Mrs G came to our offices distraught. Her doctor had diagnosed her with diabetes and she was shocked.
She had always been overweight and had relatives with diabetes, but she believed she led a healthy lifestyle. One healthy habit she identified was drinking freshly squeezed juice every day.
We asked her to stop drinking juice entirely. She left the office unconvinced but, after three months of cutting out the juice and making some changes to her diet, her diabetes was under control.
As diabetes specialists, we often see patients who believe juice is a health food. In a survey of parents of young children, one in three believed that juice is as healthy as fruit. But even if it is freshly pressed, 100 per cent juice is little more than sugar water.
We are inundated with the message that juice is healthy. Juice bars abound in gyms, spas and health food stores.
It is reasonable to think that juice is healthy as it comes from fruit.
But juice leaves some of the healthiest parts of the fruit behind - the skin on apples, the seeds in raspberries and the membranes holding orange segments together.
They are where most of the fibre, antioxidants, phytonutrients, vitamins and minerals are hiding.
Fibre is good for our gut. It fills us up and slows the absorption of the sugars we eat, resulting in smaller spikes in insulin.
When our bodies can no longer keep up with our need for insulin, Type 2 diabetes can develop.
When we drink calories instead of eating them, our brain does not get the same "I'm full" signal it gets from solid food, even though we consume far more calories.
An orange may contain 45 calories, but a glass of orange juice contains 110 calories, and a large kale, banana and orange smoothie contains more than 600 calories.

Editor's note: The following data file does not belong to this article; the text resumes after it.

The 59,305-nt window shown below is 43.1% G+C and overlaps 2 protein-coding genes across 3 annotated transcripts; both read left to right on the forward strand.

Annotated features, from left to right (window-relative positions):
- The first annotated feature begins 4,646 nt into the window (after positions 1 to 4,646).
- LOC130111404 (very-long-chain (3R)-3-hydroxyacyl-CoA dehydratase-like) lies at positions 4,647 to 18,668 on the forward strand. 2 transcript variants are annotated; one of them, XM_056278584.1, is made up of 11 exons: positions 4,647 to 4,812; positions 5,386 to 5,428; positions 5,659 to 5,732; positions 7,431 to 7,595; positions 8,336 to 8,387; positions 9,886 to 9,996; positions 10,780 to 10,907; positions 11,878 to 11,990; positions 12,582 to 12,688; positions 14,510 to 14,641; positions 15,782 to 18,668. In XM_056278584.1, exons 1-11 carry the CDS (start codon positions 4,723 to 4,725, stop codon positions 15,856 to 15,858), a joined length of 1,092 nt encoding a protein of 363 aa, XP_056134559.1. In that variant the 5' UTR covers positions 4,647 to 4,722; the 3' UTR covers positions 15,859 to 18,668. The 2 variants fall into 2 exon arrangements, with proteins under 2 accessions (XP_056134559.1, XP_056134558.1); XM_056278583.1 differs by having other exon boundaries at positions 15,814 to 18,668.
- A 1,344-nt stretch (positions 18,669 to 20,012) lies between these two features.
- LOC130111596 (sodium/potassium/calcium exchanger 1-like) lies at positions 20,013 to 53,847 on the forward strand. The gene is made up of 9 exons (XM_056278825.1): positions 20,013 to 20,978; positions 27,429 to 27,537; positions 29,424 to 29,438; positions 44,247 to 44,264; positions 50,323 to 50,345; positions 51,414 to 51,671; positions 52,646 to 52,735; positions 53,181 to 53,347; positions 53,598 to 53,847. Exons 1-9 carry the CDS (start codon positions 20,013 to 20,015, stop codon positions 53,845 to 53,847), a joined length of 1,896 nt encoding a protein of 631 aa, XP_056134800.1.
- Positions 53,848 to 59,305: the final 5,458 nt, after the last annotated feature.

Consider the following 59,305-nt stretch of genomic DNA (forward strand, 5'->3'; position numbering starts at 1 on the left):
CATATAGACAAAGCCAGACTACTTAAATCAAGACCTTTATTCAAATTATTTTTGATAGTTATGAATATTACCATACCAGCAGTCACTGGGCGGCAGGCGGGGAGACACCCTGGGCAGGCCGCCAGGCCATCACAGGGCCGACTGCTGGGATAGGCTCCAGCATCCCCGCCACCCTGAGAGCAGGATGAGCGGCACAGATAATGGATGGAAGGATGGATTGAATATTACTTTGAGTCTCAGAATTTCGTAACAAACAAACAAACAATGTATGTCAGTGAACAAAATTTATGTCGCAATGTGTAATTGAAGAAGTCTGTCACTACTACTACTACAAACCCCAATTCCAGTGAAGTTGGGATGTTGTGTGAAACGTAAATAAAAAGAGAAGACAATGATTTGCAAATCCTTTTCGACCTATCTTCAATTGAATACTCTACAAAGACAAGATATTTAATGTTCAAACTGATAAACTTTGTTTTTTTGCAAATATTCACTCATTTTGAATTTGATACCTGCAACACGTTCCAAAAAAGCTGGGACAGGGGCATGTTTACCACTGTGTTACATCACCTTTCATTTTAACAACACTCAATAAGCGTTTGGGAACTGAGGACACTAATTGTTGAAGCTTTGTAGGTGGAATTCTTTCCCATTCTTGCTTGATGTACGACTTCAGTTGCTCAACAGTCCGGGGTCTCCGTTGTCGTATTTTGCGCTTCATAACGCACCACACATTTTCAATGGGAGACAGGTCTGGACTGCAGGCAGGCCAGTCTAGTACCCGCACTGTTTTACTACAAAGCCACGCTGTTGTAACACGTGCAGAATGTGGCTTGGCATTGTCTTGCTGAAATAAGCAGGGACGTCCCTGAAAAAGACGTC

You might feel full after drinking a glass of juice or a smoothie, but that sensation goes away quickly.
Our perception of juice needs a radical makeover, starting with our children. They do not need juice for nutritional purposes.
In fact, children who drink juice regularly are shorter and heavier than those who rarely drink juice, probably because they consume less milk, something young children do need for healthy growth.
So how can we fix this problem?
•Recognise juice for what it is - a treat. It does not belong at your breakfast table or after your gym workout.
•Get juice out of your children's lives. Ditch juices in favour of milk or water. Milk is a great source of the protein, calcium, vitamin D and magnesium that growing children need.
While we cannot solve the diabetes and obesity epidemics with one simple move, rebranding juice from health food to treat would be a major step in the right direction.
•Ms Ferris is assistant professor of medicine at the University of Virginia's endocrinology and metabolism division. Ms Isganaitis is assistant professor of paediatrics at Joslin Diabetes Centre in Boston. Ms Brown is director of the Diabetes In Pregnancy Programme at Joslin Diabetes Centre.